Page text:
[Paleopsych] Neurogenesis in the Human Brain: Fact or Fiction (student paper)

Steve Hovland shovland at mindspring.com
Wed Feb 16 05:59:55 UTC 2005

Imagine a world where scientists could implant new brain cells into areas 
of the brain that are damaged by disease or accidents. Imagine replacing 
brain cells lost to aging, or even enhancing areas of the normal brain. 
Recent newspaper headlines, such as "A Decade of Discovery Yields a Shock 
About the Brain" (1) and "Brain May Grow New Cells Daily" (2) have 
indicated such advances may be in the near future. How far-fetched are such 
In the past several years, evidence has emerged that challenges the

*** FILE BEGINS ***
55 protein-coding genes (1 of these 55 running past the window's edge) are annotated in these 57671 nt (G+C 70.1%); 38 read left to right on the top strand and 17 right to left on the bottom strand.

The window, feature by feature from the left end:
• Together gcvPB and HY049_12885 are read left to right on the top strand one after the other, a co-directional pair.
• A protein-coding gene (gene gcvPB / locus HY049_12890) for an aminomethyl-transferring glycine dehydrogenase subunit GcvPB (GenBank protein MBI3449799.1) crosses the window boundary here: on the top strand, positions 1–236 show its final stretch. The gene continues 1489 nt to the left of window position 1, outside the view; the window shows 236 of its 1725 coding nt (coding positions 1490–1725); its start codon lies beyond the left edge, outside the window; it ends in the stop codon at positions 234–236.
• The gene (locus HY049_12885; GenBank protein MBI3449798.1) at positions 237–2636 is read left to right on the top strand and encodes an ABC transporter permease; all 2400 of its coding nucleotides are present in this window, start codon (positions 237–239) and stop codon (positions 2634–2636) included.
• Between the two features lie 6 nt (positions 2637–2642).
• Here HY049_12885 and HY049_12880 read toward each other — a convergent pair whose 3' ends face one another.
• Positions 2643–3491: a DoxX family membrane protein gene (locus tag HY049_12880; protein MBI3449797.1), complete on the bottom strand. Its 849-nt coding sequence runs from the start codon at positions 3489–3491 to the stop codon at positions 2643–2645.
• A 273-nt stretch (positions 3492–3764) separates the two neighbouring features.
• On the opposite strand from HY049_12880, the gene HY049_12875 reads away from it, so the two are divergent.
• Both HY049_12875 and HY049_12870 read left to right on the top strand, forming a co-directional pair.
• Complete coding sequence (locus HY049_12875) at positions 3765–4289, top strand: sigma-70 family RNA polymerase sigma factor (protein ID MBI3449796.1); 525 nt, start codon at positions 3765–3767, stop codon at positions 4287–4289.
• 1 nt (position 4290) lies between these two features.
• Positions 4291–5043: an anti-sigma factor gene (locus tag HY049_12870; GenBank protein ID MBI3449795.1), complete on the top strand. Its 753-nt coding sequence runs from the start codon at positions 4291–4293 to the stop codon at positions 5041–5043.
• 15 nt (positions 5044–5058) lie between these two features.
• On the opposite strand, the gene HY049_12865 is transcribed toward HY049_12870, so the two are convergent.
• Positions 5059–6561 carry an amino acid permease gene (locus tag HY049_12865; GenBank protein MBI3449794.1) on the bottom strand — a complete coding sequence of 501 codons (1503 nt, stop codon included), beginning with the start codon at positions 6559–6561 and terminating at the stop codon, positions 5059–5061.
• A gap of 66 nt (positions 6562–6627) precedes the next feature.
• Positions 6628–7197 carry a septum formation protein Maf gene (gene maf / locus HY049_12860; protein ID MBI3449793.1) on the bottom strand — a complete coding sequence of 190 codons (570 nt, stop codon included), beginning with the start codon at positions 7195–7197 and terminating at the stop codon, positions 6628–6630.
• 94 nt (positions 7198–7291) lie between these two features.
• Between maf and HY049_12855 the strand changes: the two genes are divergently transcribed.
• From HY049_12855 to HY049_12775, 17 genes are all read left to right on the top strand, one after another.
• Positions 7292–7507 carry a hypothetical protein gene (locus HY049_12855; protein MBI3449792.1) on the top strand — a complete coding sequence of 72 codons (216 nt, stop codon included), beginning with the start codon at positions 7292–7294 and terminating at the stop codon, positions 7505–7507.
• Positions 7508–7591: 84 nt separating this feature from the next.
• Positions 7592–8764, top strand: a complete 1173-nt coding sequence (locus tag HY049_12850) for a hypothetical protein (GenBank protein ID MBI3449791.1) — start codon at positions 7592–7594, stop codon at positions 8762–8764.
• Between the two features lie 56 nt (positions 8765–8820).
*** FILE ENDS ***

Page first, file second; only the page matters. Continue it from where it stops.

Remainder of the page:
longstanding belief that humans are born with all the brain cells, or 
neurons, they will ever have. Recent experiments on monkeys have shown that 
new neurons are continually added to the cerebral cortex throughout 
adulthood. Some believe that this finding will prove to be true in the 
human adult brain as well. One scientist compared such a change in view to 
a paradigm shift, described by Thomas Kuhn as occurring when one major 
scientific theory is replaced by another. (3) In this paper I examine 
recent research on neurogenesis in the brain and attempt to answer the 
question of whether such conclusions are merited. And I ask what would be 
the implications if the adult human brain could regenerate itself.

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